Divine Wine: ViNO Pinot Grigio, Charles Smith Winery, Washington State

Price Range: $10-15

Wino Assessment: When I picked up a bottle of this white wine delight, it happened to be on clearance at the wine shop.  Although I hadn’t tried this particular wine before, I couldn’t resist grabbing several bottles at that special clearance price, and walked away from the wine shop just hoping I’d enjoy it enough to consume several bottles (over a period of weeks). Conveniently, I did.  (I know, I know. I’m such a risk taker.)

This Pinot Grigio is very crisp and refreshing.  I think the crispness of it reminded me of apples, but it has a lot of melon flavor and honeysuckle aromas.  It was a nice balance between fruit and flowers.  For me, this is a wine I’ll look forward to enjoying on summer afternoons.  (Which, by the way, has arrived here in Phoenix already… it’s 100 degrees today!)

Tasting Notes: Here’s what the winemaker says about its ViNO Pinot Grigio. 

“Italian inspired, locally produced. Cut summer grass gives way to white nectarine, honeysuckle, Italian melon and white anise, crushed seashells and minerals.”

“Minerals” is an interesting way of describing wine – and one I see often.  If you’re curious what a “minerally” wine might taste like, try this one.  It’s sort of like when you get a bottle of water that has that extra mineral-ness to it… but in wine.  (And in a good way.)

Divine Bite:  So what to enjoy with a glass of ViNO? Pinot Grigio tends to be a great wine for lunches and appetizers, or foods with high acidity.  Try it with salads or a shellfish dish.  The winery recommends oysters, which would be complementary with regard to the mineral flavors in the oysters as well as the wine.  I enjoyed this wine with salmon topped with arugula/parsley/lemon pesto.  The crisp herbal and citrus flavors of the pesto accompanied the ViNO very nicely.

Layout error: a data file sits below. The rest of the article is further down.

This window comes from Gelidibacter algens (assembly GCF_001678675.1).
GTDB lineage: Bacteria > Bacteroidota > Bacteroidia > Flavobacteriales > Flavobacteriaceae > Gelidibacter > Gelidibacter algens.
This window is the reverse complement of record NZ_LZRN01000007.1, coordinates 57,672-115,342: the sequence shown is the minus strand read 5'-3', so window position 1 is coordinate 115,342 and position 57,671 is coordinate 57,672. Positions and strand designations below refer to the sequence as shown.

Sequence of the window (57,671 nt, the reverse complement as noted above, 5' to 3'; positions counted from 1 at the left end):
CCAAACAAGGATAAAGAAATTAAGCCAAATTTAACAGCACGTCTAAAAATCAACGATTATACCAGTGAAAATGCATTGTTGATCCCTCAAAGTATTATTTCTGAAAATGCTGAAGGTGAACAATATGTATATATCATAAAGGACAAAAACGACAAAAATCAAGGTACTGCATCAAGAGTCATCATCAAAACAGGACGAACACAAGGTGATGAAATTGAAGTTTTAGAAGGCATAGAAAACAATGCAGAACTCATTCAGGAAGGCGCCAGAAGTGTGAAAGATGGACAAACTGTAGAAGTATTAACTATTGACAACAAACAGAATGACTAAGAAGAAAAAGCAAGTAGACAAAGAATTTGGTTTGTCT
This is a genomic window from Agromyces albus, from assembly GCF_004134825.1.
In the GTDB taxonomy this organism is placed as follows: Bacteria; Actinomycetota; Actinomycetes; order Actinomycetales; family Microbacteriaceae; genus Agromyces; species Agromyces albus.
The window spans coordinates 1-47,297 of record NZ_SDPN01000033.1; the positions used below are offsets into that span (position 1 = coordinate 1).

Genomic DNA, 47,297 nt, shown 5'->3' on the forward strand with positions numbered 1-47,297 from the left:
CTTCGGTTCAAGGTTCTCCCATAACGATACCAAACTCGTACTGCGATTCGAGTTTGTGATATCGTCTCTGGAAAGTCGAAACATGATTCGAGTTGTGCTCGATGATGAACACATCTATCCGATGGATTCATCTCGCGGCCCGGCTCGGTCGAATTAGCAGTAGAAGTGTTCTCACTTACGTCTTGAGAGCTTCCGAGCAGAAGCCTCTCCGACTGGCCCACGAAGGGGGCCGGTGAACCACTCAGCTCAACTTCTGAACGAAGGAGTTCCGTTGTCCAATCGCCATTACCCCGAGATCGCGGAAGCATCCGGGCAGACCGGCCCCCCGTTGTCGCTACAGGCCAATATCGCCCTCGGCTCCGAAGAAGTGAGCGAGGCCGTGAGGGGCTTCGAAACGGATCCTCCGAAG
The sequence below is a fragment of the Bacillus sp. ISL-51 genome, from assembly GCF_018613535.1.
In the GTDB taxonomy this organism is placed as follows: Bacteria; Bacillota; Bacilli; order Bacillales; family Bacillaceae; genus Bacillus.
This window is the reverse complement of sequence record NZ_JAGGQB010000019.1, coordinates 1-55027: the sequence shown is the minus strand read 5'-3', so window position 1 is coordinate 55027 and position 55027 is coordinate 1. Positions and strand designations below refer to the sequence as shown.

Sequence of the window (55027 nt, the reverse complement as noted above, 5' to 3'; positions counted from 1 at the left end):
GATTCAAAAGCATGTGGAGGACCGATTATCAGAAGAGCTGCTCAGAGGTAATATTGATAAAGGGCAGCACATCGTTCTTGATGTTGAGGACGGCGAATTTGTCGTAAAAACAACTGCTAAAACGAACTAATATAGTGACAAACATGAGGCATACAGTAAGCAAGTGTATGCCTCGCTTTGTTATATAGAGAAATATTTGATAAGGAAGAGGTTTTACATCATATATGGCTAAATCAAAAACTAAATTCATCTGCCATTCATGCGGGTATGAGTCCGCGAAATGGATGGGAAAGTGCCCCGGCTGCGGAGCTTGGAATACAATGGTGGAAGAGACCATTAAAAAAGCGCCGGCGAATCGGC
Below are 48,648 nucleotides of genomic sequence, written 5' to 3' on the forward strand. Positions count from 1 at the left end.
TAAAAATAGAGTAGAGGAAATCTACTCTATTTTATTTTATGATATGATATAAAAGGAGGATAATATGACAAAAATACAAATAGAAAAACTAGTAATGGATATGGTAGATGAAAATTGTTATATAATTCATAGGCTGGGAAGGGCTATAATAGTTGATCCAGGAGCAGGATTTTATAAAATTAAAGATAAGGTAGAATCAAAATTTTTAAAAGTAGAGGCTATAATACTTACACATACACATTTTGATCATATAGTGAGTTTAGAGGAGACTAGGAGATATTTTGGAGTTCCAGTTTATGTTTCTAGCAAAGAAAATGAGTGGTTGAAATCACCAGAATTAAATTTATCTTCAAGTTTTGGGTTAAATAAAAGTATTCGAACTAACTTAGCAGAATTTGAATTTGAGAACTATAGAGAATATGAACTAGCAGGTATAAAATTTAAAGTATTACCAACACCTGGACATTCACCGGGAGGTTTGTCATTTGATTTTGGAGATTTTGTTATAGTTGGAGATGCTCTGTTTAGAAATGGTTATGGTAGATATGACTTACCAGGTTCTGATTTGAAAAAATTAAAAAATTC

Divine Wine Sunday: Martin Codax Albariño

Aaaah Alabariño.  It is a wine that is relatively new to me – just came across it about 2.5 years ago while meandering the streets of Barcelona.  And I have to admit, it was a true “wino moment”.  While looking at the bottle, pretending to be studying its label with all my fake “Wine Know”, I was really wondering what the heck “Albarino” was… the name of the winery? The type of wine? The region it came from? Something else? I had no idea.  So I did what any good Wino would do… I bought it to see if I would like it.  And… like it, I did!

Divine Wine of the Week: Martin Codax Albariño, Rias Baixas, España

Martin Codax Alabariño

Price Range: $13.49 at Total Wine

Wino Assessment

For starters, the Martin Codax Alabariño has a fun label, so we all know that makes the wine tastier.  But as far as flavor, this lovely white wine is crisp and clean.  It has apple and peachy kind of flavors to it – making it really refreshing to drink as the weather gets warmer.

The Wine…

Alabariño is a white Spanish grape from the Rias Baixas region in northwestern Spain. Most Spanish wines are referred to by region (as it is in France), but wines from Rias Baixas are often referred to as an Alabariño.  (E.g. – “That alabariño is outstanding!” instead of “That Rias Baixas is outstanding!” ) It is the most commonly planted grape in the region and nearly all the wine made in this region uses this grape. (I suddenly feel like my “wino moment” noted above was based on sound confusion rather than just wino confusion!)

Alabariño wines are aromatic and flavorful.  The flavors range from “zingy citrus-peach to almond-honeysuckle” (The Wine Bible) but still have a creamy element to them, which often makes for a more interesting tasting! Here’s what Total Wine says of the Martin Codax Alabariño:

“Crisp, Citrus, Peach, Medium-bodied

Rias Baixas, Spain- Medium to light-bodied white wine that is rich with peach and citrus fruits while the aromas tend to the floral and slightly nutty end of the spectrum. The wine has bright acidity and an easy-drinking quality.”

I definitely agree with the “easy drinking quality” – this bottle drinks very easy! And I think you Winos will especially enjoy it on these fine, warm spring days.

The Bite…

So what does one eat with this fine bottle of Alabariño?  Well, The Wine Bible notes that it is “considered one of the best matches in the world for seafood”.  So I suppose that’s a good start!  More specifically, shrimp dishes are especially tasty with this wine.  Also, because it does have that citrusy-peach flavor, it goes well with spicy or creamy foods as well – creates a nice balance. Try Alabariño with some spicy pad thai or green curry.